I realized that I forgot to post a link to the interview I did with Gordon White for his Rune Soup podcast a few months ago here on the blog. Gordon and I had some trouble finding a strong enough internet connection when I was in South Africa to do the interview and I eventually ended up having to sneak into an empty lecture theatre late at night at the University of Cape Town with the help of an old friend and plug my laptop into a stray Ethernet cable to get good enough wifi to proceed (my thanks to said friend for the help and for getting a bemused pizza guy to show up at one point halfway through the interview).
A month or two ago I did an interview with Matthew O’Connell for his ‘Imperfect Buddha’ podcast, where I talked about doing research on Western esotericism as an anthropologist and scholar-practitioner, and about some of the more ‘fringe’ dimensions of global Tibetan Buddhism today. I ended up talking a lot about myself and not that much about the specific details of my research, and Matthew barely got a word in edgeways, but it is what it is. Many of the posts and articles on this blog get a mention. I no doubt said a lot of things that would benefit from further qualification and which I would probably take issue with if I heard myself saying them now. The thought of listening to my voice drone on for that long curdles my juices and fills me with acute horror though, so I’m can’t be sure – you’ll just have to listen to the interview yourselves and tell me how it makes you feel instead.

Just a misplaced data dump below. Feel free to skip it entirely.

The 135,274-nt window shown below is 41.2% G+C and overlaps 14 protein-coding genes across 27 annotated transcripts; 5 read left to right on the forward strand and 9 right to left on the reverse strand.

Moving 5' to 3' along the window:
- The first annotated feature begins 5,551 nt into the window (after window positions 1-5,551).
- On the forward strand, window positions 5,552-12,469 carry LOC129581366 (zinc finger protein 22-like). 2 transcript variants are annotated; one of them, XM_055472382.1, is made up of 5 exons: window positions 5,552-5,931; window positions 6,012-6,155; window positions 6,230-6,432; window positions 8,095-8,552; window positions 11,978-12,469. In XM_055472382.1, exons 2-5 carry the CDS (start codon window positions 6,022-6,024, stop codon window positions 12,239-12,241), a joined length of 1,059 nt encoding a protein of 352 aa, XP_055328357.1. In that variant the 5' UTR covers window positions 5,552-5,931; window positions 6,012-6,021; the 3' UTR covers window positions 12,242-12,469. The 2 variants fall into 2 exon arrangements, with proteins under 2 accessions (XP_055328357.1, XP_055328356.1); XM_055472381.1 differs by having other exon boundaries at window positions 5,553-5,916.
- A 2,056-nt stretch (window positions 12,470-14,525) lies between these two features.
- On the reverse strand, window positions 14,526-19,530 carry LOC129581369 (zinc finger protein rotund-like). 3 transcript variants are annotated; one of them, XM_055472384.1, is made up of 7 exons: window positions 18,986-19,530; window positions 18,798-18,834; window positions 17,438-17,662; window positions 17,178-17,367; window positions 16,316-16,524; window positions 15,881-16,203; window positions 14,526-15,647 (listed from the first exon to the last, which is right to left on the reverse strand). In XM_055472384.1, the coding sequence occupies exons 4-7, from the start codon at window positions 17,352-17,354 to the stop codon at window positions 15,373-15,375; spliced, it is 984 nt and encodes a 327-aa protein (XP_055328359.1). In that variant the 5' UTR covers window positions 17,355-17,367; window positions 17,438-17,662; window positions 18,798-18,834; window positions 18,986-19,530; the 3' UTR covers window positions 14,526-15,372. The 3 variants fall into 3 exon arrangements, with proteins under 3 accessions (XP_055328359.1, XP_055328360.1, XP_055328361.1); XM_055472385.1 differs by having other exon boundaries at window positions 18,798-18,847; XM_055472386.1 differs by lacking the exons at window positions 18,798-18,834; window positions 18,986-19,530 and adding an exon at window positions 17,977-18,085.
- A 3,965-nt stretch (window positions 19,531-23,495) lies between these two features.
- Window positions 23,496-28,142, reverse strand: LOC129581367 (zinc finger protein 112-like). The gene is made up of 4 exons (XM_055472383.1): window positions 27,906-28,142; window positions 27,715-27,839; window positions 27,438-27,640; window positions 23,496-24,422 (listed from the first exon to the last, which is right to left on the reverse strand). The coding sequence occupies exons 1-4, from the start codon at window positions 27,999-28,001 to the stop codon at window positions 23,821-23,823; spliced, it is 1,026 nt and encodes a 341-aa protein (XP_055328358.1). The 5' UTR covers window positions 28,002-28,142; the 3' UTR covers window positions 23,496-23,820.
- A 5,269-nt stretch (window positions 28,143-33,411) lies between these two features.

Shout out to Matt for arranging things, and thinking I was interesting enough to have on the show. Let me know what you think!
Recently, Brian St. Claire-King, the Creative Director of Vajra Enterprises and creator of Tibet: The Role Playing Game sent me a response to my essay on this blog about his game, and he was kind enough to let me share it with readers. Brian has honoured me with some very thorough and thoughtful comments on my post. I’m glad he responded – I made it very clear to him that what moved me to write the piece in the first place was the extent to which he achieved what struck me as a remarkable level of feasibility in his representations of Tibetan life. I was amazed to discover his work, and at least a few Tibetans who read my article have let me know that they were fascinated to see it too.
In his letter below, Brian answers some of the questions I pose in the article, and points out some areas worth elaborating on or exploring further. He expands persuasively on gaming’s power to engender empathy, and echoes eloquently some of my own thinking on the parallels between anthropological and gaming ‘pedagogies’ (I especially love the idea he mentions of gamers using RPG resources to get into the headspace of the very same Christian moral crusader ‘enemies’ who sought to oppose their activities). Continue reading
A few days ago, a friend let me know that freelance writer Mark Hay’s piece in Tricycle Magazine about his years-long journey to get an appropriate-and-non-appropriative Buddhist tattoo had come out. Hay interviewed me as part of the piece, and I see that I get more than one mention in the final cut. Thankfully, I’m not paraphrased too awkwardly, and Mark gives a good overview of some of the issues at stake with getting tattoos that involve very culturally-specific imagery or contexts. Continue reading